I felt an immediate sense of grief, a personal loss. When I had occasion to speak with Robert later in the week, when he came on the church bus, he told me of standing at the coffin and examining her hands and thinking of all that her gifted hands had done. He mentioned the 7 years she cooked at the Fritzlar Bible School before they came to America. During the week, I heard several ladies describe various creations of her gifted hands.

My wife and I served 9 pastorates in 7 states, if I remember accurately. I know of few places with a richer, more interdependent fellowship than you will find at Warner Memorial Camp, a place that has been training Church of God leaders for well over 100 years. How the Malzons found their way to America was as amazing and as beautiful as was the arrival of the William Ebel’s, who became early German-American leaders, especially when William edited the Evangeliums Posaune during the 1890s.

The village of Grand Junction now has running water, a Post Office, and I don’t know about a bank. It has electricity and numerous services not yet available when the Gospel Trumpet Company arrived in 1886. In fact, GT Co. had the first live telephone, from the publishing house in the village, out to the camp ground. What Grand Junction now has that it did not have in the late 1800s; it is the current Blueberry Capital of the World.

From Warner’s World,
If the church did as well at sharing Jesus, as the village of GJ has done with sharing Blueberries with the world, we would be well on our way to winning the world for Jesus. :-)

Monday, July 11, 2011

Don't Eat Lake Trout

I see all kinds of preachments about BIG government, eliminating the EPA, getting rid of government controls, et al. I took the following clipping from the "Muskegon Chronicle" a west Michigan newspaper.As you read the clipping, remember that Big government performs many, many helpful functions as related to our infrastructure. Remember that without governmental protection, industry and others pollute our water resources.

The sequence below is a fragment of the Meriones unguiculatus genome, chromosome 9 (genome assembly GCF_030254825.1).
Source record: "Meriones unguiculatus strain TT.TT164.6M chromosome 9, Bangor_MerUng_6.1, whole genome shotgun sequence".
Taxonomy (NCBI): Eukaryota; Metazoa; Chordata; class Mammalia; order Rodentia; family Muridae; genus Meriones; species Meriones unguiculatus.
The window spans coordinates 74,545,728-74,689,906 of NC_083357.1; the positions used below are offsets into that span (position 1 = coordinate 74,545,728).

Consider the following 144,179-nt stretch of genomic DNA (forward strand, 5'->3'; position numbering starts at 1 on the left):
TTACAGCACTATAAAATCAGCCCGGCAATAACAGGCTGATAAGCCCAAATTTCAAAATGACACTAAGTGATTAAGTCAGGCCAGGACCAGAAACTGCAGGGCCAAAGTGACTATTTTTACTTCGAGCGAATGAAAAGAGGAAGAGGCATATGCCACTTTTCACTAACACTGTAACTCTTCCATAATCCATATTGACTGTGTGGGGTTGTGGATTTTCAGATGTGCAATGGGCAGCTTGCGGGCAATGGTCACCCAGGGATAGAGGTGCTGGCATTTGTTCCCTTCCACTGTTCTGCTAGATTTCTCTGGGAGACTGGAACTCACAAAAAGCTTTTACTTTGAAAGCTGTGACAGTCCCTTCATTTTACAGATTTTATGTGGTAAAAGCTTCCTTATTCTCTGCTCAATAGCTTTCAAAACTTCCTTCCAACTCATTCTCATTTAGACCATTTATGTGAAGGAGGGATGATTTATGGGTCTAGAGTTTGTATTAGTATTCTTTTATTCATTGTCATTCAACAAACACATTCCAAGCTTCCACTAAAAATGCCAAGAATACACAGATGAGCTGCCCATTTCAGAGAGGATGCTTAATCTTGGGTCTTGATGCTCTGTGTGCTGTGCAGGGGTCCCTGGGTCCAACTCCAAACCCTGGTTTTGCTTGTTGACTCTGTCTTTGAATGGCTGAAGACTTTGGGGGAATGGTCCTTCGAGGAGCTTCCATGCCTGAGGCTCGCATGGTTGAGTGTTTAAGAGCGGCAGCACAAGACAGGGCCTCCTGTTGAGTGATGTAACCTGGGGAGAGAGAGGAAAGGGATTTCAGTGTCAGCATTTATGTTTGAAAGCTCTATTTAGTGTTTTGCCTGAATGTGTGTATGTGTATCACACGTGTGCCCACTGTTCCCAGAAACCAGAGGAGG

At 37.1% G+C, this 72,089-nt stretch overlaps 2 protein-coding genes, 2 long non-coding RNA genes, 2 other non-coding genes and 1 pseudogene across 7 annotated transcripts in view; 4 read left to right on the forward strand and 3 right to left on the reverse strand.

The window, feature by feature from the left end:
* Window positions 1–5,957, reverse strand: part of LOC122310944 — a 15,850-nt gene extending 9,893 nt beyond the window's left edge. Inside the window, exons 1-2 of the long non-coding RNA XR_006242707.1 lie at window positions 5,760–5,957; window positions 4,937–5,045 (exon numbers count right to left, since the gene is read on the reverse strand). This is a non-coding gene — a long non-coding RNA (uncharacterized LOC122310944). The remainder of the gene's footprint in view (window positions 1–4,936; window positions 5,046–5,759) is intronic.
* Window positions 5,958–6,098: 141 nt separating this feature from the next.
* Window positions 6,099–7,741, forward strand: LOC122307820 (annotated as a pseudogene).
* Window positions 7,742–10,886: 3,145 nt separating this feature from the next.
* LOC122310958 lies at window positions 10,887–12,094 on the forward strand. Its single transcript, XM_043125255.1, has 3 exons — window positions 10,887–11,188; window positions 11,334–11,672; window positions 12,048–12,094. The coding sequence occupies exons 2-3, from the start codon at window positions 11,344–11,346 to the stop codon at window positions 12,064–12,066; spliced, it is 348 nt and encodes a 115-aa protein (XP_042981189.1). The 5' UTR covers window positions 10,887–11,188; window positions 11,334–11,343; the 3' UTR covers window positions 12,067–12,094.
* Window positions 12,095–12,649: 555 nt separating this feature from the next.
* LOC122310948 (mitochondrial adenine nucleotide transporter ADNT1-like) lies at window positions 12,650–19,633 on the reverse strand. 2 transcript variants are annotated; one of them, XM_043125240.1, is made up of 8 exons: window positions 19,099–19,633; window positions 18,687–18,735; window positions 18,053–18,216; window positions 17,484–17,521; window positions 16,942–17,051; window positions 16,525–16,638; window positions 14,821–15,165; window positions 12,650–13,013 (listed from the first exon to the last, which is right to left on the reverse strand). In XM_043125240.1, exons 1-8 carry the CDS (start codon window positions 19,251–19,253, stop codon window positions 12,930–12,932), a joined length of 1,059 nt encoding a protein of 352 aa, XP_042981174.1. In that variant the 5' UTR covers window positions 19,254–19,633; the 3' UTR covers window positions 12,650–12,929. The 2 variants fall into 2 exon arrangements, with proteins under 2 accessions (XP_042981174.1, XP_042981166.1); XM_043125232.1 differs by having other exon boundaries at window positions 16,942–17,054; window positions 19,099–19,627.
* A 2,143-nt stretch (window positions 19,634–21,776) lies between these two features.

To eliminate all government except for essential security services etc, as some conservatives would suggest,would be to eliminate protection of many popular industries as the West Michigan sports fishing industry, and to privatise much of life as we know it today.

I mention these few, just to illustrate. Now, read the following and learn from it, and know that government is not our enemy, nor is the EPA (federal regulations), or even President Obama. The real enemy is misuse of government (and I'll not muddy the water here with explaining that).

Michigan DNRLake trout
Don't eat the lake trout.
The Michigan Department of Community Health has expanded its Michigan Fish Advisory for Lake Michigan to include all legal-sized catch of lake trout — 20 inches or larger.

The previous “don't eat” advisory for lake trout caught in Lake Michigan south of Frankfort, including the entire Muskegon area, covered only those 22 inches or larger.

The updated advisory was one of nine changes statewide in the 2011-12 Michigan Fish Advisory. None of the others affected waters in the Muskegon area.
In the case of Lake Michigan lake trout, testing showed hazardous levels of PCBs, chlordane and dioxins in all harvestable sizes of the fish, not just those 22 inches or larger.

The Michigan Fish Advisory at is intended to help people who eat fish to choose those that are lower in chemicals and safer to eat.
The advisory provides recommendations specific to bodies of water and types of fish for two groups of people: the general population, meaning women over the age of 45 and males 15 and older; and children younger than 15 as well as females ages 15 to 45.

Young children and fetuses are at greatest risk of the health effects of mercury, dioxin and PCBs found in some types of fish. Those chemicals have been connected to liver damage, cancer and birth defects, and could harm brain development if eaten in large quantities or over a long period.

Related topics: Lake Michigan, Muskegon environment, West Michigan. It would not hurt to read Alex Prud'home's recent publication on THE RIPPLE EFFECT, an up-to-date review of our water crisis and/or investigate the polluting of your water wherever you live.

The earth is the Lord's and the fullness thereof ...
From Warner's World,

Thursday, July 7, 2011

A Lesson From the Reagan Administration

Chris Daemmrich, a 16-year-old junior at the Liberal Arts and Science Academy in Austin, TX wrote the following piece about Ronald Reagan’s administration, which ended January 20, 1989: